by the way you can get those "raw" counts back from cufflinks by keeping the "Raw Map Mass" value it reports during its run and then using the following calculation on the FPKM values in isoforms.fpkm_tracking:

    COUNTS = FPKM*transcript_length/1000000000 * MASS

    Leave a comment:


  • choy
    replied
    Thanks for pointing this phenomenon out.

    I am using cufflinks extensively and noticed this behavior somewhere around the Cufflinks version 1.0.0 release. Older versions of Cufflinks did not seem to have this issue.

    Currently I circumvent this by removing or ignoring transcripts shorter than 250bp. Plotting the distribution of FPKMs shows this to be a reasonable cutoff value. I agree that the abnormal increase in FPKM may be tied to the fragment length.

    I agree that there is a problem here and hope the developers address it.

    Best regards

    Leave a comment:


  • Neuromancer
    replied
    Hey cram,

    did you find a solution to this in the end? Is it different in newer versions of Cufflinks?

    I'm actually struggling with a connected problem and intra-sample comparisons:

    Is there a possibility to compare the transcript abundance within certain group of transcripts (e.g. Gene_A, Gene_B, Gene_C) to actually rank them by expression (i.e. Gene_A is higher expressed than Gene_C)?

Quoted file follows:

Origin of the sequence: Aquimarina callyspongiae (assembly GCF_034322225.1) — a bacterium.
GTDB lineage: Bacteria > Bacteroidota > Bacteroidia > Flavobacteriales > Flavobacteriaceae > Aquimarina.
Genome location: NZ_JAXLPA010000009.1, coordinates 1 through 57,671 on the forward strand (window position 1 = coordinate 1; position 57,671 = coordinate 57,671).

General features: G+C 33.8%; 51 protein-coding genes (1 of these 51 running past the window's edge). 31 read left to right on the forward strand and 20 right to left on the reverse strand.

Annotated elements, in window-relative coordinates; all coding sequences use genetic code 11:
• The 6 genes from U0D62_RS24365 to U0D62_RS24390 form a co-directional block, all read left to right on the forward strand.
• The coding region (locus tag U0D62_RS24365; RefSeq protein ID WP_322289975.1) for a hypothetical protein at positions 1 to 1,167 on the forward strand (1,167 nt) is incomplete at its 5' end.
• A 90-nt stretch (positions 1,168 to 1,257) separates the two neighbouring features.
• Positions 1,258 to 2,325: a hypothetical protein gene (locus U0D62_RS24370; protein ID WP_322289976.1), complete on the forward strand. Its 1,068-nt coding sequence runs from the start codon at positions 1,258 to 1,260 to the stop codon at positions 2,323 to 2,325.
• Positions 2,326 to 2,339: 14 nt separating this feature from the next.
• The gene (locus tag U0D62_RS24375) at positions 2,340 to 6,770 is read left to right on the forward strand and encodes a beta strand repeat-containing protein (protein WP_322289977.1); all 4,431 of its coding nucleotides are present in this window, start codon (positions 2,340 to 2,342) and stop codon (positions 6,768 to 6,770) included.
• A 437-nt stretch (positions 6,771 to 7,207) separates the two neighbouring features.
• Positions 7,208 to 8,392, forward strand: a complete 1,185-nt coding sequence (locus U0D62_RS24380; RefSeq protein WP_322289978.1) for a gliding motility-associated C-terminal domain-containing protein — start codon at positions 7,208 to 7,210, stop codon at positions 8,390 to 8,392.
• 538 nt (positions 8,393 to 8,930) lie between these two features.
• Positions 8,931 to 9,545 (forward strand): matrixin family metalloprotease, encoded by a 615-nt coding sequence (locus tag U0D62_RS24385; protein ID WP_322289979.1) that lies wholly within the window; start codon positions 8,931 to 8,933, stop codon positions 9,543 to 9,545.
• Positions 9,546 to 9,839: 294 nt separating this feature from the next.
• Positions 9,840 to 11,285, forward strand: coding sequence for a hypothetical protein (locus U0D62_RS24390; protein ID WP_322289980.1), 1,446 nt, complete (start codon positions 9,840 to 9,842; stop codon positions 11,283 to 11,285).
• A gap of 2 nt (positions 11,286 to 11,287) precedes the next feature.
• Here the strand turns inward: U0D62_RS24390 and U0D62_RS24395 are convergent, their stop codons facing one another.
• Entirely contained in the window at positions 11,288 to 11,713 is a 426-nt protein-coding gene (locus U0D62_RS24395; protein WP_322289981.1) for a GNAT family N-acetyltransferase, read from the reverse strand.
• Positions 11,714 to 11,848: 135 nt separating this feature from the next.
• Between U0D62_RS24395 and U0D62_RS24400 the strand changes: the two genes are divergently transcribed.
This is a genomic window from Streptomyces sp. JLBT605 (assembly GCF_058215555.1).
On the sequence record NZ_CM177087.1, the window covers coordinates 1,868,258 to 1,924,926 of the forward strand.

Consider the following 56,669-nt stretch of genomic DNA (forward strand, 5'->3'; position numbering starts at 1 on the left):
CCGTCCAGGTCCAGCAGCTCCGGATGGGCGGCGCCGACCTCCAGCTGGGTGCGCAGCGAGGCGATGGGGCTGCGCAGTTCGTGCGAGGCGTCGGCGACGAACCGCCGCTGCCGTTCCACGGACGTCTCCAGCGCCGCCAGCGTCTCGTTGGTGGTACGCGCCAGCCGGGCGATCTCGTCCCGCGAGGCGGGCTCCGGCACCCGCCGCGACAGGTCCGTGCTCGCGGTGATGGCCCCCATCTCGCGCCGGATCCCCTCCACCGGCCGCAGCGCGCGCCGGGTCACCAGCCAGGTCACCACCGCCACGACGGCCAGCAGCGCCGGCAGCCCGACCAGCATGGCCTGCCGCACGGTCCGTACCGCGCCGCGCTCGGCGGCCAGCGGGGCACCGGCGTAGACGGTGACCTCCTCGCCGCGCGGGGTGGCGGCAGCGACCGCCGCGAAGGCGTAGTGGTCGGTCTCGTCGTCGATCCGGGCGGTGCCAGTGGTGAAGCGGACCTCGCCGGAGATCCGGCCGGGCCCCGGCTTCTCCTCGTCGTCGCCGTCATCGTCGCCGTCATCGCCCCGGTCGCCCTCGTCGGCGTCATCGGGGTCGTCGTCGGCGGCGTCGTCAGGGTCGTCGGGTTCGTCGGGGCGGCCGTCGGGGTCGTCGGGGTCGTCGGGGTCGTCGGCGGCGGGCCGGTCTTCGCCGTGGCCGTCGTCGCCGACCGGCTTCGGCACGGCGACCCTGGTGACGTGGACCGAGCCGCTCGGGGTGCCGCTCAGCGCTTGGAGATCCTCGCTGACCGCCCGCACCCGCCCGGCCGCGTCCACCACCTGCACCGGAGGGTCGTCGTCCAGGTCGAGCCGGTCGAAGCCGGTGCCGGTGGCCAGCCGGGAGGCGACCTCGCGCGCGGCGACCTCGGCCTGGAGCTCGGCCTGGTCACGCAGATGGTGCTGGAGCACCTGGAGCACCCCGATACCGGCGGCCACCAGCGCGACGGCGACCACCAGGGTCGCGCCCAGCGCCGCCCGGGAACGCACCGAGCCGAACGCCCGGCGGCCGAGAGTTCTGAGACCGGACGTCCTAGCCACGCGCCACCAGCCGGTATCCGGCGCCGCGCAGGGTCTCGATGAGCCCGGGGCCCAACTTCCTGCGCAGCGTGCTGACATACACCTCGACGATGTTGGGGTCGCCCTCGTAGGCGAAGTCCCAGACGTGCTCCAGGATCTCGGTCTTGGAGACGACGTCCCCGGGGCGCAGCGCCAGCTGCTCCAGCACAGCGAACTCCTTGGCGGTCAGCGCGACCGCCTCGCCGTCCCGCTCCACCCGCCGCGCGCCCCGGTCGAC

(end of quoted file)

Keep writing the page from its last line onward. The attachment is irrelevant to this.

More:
I tried counting within exons and normalizing to the lengths exon-summed transcripts, but there might still be some bias, since some exons will also overlap...

    Any ideas?

    Leave a comment:


  • Hunny
    replied
    Originally posted by cram View Post
    I've been reading through the supplemental methods of the Cufflinks paper and I have a theory about why this is happening. Rather than use the actual transcript length in FPKM calculations, Cufflinks uses what they call an adjusted length. This is intended to account for the fact that the expected fragment length will affect the probability of selecting a fragment from a transcript of a given length.

    If I'm following the math correctly then this formula does not really handle cases where the transcript length is significantly shorter than the expected fragment length. It will produce an extremely low value for the adjusted transcript length, which will then cause the high FPKMs.

    I've sent an email to the cufflinks developers to ask them if this sounds reasonable. In the meantime I think I'll just exclude transcripts shorter than 200bp or at least ignore the FPKM values for intra-sample expression comparisons.
    Hi,

    I have been reading the supplemental material of Cufflinks.
    And I have been hurt by the lots of formulas on it.
    Could you tell me the reason why they use the adjusted length? What does the length mean in math or biology?

    Thanks,

    Leave a comment:


  • magick